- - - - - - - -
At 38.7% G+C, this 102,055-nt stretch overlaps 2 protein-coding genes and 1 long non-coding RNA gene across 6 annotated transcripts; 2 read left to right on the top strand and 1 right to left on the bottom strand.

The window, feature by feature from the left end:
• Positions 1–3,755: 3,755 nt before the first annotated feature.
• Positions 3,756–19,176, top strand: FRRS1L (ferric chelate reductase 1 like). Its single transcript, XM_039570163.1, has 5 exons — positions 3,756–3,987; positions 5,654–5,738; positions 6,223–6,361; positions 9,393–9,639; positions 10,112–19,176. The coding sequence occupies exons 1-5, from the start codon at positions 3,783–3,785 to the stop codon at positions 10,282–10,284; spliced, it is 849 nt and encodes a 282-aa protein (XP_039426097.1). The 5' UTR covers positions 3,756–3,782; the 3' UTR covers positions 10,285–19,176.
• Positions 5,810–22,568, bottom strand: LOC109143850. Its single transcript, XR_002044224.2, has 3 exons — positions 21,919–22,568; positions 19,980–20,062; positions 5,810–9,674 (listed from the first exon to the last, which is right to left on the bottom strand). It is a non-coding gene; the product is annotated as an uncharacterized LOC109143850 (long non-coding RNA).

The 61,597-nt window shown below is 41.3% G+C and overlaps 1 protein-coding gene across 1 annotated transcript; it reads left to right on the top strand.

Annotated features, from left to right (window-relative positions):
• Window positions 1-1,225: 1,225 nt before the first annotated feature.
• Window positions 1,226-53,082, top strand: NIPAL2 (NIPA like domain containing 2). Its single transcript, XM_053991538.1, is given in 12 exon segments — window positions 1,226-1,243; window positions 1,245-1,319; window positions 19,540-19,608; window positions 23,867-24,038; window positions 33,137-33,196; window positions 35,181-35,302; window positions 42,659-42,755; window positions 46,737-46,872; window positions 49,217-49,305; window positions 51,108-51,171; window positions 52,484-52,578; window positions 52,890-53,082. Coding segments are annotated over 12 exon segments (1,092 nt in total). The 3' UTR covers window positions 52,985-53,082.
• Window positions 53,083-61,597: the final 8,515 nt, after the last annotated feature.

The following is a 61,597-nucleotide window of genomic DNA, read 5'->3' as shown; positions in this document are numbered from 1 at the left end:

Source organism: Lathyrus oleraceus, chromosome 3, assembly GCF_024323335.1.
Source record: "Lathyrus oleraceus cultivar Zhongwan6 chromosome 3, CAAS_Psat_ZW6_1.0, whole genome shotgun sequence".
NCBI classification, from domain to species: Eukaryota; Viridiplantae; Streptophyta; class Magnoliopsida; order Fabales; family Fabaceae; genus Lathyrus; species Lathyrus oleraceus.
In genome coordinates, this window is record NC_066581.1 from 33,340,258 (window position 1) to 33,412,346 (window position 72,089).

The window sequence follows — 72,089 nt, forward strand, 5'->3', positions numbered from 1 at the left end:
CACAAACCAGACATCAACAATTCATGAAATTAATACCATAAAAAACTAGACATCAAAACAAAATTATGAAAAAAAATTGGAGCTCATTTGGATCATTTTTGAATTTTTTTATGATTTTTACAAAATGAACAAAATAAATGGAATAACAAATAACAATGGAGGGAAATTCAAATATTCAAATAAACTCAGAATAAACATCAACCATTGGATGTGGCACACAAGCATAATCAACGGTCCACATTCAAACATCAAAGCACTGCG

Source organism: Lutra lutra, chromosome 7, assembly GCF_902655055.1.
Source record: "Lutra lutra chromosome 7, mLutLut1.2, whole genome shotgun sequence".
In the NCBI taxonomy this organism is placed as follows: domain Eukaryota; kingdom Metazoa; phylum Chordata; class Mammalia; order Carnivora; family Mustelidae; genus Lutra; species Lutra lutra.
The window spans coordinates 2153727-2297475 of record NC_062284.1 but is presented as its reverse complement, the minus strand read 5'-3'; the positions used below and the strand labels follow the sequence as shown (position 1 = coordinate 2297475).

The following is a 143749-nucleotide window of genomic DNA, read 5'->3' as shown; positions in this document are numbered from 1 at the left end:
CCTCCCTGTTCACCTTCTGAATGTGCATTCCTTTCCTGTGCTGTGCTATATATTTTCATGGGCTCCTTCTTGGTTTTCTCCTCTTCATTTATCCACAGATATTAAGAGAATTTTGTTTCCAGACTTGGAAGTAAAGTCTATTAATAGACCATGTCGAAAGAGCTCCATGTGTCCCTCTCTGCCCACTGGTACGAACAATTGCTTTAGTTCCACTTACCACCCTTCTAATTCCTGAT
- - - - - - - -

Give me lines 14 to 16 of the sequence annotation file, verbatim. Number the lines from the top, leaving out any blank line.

NCBI classification, from domain to species: Eukaryota; Viridiplantae; Streptophyta; class Magnoliopsida; order Fabales; family Fabaceae; genus Lathyrus; species Lathyrus oleraceus.
In genome coordinates, this window is record NC_066581.1 from 33,340,258 (window position 1) to 33,412,346 (window position 72,089).

The window sequence follows — 72,089 nt, forward strand, 5'->3', positions numbered from 1 at the left end: